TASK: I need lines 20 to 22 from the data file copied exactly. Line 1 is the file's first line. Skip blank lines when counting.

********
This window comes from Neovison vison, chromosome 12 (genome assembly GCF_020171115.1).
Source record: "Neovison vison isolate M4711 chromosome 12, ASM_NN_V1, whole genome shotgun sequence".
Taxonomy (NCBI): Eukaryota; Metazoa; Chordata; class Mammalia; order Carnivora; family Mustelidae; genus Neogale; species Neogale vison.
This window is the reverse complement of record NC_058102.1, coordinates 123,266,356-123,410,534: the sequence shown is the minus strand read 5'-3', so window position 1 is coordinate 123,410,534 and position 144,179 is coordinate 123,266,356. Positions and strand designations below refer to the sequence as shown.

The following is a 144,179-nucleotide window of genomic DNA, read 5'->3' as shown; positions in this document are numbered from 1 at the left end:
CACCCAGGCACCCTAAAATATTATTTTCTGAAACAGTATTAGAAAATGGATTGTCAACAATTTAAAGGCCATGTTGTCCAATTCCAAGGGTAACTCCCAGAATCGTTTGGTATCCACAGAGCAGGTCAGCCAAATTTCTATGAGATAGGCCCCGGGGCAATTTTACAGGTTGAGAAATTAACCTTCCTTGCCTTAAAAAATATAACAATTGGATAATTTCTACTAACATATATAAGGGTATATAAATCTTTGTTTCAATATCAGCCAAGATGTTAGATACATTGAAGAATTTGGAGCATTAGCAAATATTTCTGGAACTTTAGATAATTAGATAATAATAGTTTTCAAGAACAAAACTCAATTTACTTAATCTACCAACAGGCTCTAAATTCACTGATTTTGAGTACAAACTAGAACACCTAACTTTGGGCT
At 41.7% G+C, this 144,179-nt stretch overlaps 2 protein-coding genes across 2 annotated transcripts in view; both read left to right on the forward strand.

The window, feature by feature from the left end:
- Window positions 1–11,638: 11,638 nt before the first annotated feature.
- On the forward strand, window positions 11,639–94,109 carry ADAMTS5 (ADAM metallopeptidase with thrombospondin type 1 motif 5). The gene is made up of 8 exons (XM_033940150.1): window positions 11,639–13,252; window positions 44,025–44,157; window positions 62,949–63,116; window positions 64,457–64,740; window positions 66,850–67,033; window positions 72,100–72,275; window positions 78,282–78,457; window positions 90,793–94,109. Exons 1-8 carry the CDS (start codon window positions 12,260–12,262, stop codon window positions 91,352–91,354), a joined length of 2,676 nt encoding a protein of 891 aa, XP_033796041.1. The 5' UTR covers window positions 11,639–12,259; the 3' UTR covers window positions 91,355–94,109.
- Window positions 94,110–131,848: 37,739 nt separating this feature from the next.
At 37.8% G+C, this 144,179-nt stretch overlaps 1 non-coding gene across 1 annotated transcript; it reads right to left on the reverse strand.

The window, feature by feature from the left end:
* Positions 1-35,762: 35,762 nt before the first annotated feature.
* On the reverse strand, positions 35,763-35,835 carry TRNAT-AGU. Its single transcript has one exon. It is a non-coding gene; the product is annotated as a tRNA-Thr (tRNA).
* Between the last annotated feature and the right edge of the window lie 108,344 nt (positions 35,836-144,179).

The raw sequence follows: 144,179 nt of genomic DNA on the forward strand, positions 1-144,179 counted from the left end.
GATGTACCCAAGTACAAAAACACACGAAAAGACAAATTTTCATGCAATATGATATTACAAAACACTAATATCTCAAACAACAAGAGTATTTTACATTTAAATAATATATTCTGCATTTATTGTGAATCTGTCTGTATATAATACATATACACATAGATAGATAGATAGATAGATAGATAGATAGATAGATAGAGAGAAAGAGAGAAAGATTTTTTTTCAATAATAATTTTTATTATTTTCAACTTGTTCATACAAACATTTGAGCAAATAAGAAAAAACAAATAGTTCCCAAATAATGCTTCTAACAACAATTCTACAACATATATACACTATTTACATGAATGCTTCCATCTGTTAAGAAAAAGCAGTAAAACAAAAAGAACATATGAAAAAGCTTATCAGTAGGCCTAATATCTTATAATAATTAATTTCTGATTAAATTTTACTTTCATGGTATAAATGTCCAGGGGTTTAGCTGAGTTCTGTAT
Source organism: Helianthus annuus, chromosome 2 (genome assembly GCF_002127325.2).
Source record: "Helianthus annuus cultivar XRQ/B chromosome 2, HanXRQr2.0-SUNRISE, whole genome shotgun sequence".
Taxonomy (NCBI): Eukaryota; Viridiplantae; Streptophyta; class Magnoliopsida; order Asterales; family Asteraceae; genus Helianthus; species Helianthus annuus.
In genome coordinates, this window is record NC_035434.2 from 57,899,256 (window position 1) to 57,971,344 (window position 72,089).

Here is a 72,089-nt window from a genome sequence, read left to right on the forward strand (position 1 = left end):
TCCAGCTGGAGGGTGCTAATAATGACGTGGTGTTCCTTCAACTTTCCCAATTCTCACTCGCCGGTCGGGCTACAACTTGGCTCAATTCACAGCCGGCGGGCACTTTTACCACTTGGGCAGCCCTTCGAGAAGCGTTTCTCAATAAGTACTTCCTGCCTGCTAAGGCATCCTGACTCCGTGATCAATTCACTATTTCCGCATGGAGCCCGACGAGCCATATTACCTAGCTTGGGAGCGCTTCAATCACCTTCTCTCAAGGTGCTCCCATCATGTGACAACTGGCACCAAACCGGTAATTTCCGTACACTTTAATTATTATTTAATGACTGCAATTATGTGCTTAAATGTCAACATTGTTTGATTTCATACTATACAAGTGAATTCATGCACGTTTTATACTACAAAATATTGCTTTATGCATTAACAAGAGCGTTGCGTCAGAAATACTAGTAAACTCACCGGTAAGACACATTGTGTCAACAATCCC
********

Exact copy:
Source record: "Helianthus annuus cultivar XRQ/B chromosome 2, HanXRQr2.0-SUNRISE, whole genome shotgun sequence".
Taxonomy (NCBI): Eukaryota; Viridiplantae; Streptophyta; class Magnoliopsida; order Asterales; family Asteraceae; genus Helianthus; species Helianthus annuus.
In genome coordinates, this window is record NC_035434.2 from 57,899,256 (window position 1) to 57,971,344 (window position 72,089).